portions of the trail were often dried up.

Fortunately, Finnerty said, "ridge runners" hired by the nonprofit club that
maintains the Appalachian Trail left jugs of tap water at shelters and road
crossings. And according to Pam Western, "trail angels," who are often past
thru hikers or their relatives, often left iced-down soda and other treats
along the trail.

"It was so dry this year," Finnerty said, "that I don't think I got rained
on 10 times."

On one particularly hot and humid day, however, he reached a shelter at
about the same time a thunderhead did. Standing on a picnic table in the
driving rain, he said, he took off his shirt, squeezed dirty brown water
from it, then proceeded to do the same with his shorts.

"So I'm standing nude on this picnic table and one of the three guys who
were at the shelter said, 'You better put something on; there's a girl
coming around the corner.'"

The girl, who was in her 20s, heard the warning, Finnerty said, and shouted
not to bother on her account. "People on the trail aren't very modest," he
explained, and the girl didn't want to rob him of his moment of exhilaration
in the cooling rain.

Been to the mountain top

The varying, majestic scenery along the trail also was exhilarating, said

"Most of the time, the trail is literally in the woods, so your view is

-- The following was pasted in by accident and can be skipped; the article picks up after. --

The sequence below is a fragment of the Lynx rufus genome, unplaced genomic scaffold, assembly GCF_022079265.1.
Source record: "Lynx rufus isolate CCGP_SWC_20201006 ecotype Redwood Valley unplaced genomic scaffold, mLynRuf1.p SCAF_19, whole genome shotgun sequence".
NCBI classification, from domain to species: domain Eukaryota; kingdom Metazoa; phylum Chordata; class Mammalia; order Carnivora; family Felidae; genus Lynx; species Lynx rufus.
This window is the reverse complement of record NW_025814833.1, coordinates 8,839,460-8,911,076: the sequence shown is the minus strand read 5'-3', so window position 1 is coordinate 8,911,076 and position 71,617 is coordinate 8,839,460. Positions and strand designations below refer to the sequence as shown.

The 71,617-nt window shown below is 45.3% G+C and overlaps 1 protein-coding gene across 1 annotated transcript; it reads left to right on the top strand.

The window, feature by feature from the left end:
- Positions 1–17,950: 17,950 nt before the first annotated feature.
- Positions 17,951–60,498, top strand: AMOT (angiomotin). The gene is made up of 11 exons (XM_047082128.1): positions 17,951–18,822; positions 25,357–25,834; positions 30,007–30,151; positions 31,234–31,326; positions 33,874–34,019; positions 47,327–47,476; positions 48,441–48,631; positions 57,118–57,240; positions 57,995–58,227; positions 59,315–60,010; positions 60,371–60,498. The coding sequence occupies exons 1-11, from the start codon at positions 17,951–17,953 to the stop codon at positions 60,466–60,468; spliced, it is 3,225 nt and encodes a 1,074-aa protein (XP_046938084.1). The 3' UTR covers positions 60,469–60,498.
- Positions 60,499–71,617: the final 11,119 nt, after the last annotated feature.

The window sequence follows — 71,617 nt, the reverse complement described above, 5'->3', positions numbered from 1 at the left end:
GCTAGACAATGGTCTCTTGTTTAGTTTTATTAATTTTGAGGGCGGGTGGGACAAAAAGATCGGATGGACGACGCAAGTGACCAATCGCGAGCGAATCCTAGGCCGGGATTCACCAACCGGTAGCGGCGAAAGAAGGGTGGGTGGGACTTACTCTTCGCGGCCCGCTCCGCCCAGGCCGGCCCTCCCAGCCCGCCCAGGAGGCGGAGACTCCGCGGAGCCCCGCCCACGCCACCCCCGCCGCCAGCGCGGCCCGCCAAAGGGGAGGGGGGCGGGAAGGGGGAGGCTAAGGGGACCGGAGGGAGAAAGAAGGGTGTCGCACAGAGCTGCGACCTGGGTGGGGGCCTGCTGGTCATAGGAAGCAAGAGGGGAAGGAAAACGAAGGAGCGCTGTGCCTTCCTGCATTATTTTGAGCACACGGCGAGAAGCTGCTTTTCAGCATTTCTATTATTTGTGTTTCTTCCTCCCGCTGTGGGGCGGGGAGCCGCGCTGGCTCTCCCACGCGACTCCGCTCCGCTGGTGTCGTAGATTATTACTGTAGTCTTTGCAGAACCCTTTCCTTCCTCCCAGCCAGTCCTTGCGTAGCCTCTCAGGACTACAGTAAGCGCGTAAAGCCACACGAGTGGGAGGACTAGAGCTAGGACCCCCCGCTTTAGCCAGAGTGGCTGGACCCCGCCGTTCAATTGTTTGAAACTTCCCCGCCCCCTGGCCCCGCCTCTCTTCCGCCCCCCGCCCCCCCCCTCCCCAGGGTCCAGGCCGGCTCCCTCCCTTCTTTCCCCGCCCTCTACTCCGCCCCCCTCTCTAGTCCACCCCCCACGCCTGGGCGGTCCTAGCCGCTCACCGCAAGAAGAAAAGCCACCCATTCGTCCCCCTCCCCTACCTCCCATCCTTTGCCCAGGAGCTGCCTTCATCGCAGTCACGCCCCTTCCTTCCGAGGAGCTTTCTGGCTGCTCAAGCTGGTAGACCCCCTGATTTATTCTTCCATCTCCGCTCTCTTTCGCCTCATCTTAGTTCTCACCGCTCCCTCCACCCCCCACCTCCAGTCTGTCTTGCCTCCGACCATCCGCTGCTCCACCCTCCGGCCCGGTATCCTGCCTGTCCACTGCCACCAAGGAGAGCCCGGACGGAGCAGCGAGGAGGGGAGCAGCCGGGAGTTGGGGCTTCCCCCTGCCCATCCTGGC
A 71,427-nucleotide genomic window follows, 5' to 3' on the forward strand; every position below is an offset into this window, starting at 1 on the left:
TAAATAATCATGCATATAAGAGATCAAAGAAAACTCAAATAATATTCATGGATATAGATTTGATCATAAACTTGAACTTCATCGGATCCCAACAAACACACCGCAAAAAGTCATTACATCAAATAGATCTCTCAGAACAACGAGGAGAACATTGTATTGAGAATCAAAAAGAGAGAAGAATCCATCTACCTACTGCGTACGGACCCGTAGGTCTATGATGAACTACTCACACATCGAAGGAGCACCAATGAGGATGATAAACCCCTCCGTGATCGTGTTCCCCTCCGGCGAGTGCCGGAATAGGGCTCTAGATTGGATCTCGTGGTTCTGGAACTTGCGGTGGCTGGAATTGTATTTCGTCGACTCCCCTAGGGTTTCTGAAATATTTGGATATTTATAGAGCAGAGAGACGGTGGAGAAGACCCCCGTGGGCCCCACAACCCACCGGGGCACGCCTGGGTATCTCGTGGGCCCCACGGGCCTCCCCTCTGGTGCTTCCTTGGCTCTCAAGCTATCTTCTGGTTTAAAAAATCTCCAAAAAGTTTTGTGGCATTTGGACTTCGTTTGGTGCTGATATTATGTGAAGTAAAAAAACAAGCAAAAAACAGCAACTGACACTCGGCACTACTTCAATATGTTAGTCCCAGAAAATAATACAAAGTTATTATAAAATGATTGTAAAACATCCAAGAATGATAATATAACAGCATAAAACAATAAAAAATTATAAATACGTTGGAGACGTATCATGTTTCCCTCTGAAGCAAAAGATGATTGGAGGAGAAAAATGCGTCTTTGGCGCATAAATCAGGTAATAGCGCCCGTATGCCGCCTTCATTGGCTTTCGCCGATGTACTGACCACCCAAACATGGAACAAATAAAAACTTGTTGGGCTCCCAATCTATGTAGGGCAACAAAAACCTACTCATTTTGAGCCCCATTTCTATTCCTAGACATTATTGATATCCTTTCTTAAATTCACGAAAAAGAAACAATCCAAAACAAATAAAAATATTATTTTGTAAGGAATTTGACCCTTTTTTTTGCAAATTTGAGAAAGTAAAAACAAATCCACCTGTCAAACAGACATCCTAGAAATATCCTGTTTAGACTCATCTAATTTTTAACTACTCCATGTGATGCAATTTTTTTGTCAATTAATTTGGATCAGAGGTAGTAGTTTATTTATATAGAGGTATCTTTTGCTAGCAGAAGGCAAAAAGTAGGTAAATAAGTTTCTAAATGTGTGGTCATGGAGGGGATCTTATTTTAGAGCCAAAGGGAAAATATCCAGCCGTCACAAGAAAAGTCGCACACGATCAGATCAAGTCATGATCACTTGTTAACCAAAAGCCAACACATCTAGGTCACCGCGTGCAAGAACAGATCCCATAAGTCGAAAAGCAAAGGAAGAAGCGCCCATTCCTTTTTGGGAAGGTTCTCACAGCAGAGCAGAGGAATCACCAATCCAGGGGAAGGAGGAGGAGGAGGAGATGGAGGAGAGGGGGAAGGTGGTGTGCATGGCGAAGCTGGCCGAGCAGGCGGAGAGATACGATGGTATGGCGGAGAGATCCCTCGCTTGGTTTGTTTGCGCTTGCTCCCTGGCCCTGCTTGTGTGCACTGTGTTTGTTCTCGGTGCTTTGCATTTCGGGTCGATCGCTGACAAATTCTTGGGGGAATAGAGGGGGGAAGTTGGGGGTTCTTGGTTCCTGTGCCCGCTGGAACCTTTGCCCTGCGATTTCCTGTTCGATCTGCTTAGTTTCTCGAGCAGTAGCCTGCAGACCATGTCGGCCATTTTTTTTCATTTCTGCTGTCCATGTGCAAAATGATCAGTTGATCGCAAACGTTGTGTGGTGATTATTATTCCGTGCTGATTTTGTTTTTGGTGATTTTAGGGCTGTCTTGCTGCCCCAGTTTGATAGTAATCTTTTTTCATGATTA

trees," he said. But the trail also traverses countless mountain tops.

For those interested in a weekend hiking trip, Finnerty recommends the
Franconia Ridge in the White Mountains of New Hampshire, "where you hike
from peak to peak above the tree line."

For those who express an interest in following in his footsteps as a thru
hiker, he added, "I tell them to try it."

But be careful, Pam Western added.

"The most dangerous part is the trail itself," she said. "We worried more
about falling than we did about West Nile, bears or anything else. It's easy
to slip and fall, especially if it's wet. And we did fall, several times a
day," though fortunately not off of any cliffs.

After getting past the rugged mountain trails of Maine and New Hampshire,
the Westerns hit their stride, traveling 14 to 15 miles per day past
countless points of natural and historical interest.

"Greystone, the highest peak in Massachusetts, is an inspirational place
where authors once went to write their classic American stories," Pam said.
"And at one point in Shenandoah, we passed a stone wall that marked a
boundary that George Washington surveyed at the age of 19.

"You also go through several mountain passes where Civil War battles were
fought," she said.

Near its midway point, the trail also passes through Harper's Ferry, Va.,
site of Kansas abolitionist John Brown's ill-fated raid on a federal armory
on Oct. 16, 1859 - that's 143 years ago today.

Fortunately, her husband is well past the midpoint, Pam said, because, even
on the final, southern leg of the trail, it's likely to start getting pretty
chilly soon.